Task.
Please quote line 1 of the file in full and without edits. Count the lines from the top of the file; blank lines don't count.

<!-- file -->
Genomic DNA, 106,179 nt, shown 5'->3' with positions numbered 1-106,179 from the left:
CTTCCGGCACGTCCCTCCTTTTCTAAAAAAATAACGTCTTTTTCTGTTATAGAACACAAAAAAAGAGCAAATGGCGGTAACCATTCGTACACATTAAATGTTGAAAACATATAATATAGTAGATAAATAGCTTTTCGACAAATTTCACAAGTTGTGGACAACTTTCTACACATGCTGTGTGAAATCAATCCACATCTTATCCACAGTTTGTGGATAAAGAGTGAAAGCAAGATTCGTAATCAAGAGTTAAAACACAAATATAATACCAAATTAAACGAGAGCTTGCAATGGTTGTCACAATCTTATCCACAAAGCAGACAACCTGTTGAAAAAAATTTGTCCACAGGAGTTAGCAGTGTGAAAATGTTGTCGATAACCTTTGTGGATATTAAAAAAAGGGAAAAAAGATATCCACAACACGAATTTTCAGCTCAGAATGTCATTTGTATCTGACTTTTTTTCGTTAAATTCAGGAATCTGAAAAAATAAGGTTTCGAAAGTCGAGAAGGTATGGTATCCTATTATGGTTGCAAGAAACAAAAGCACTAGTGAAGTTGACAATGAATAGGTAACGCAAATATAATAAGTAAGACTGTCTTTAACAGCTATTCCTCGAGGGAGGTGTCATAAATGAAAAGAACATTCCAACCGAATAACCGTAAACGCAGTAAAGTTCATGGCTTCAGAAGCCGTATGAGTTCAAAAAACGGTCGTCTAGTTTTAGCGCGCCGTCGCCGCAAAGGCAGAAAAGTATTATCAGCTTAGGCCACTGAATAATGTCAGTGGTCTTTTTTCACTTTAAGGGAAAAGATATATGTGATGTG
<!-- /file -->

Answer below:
Genomic DNA, 106,179 nt, shown 5'->3' with positions numbered 1-106,179 from the left: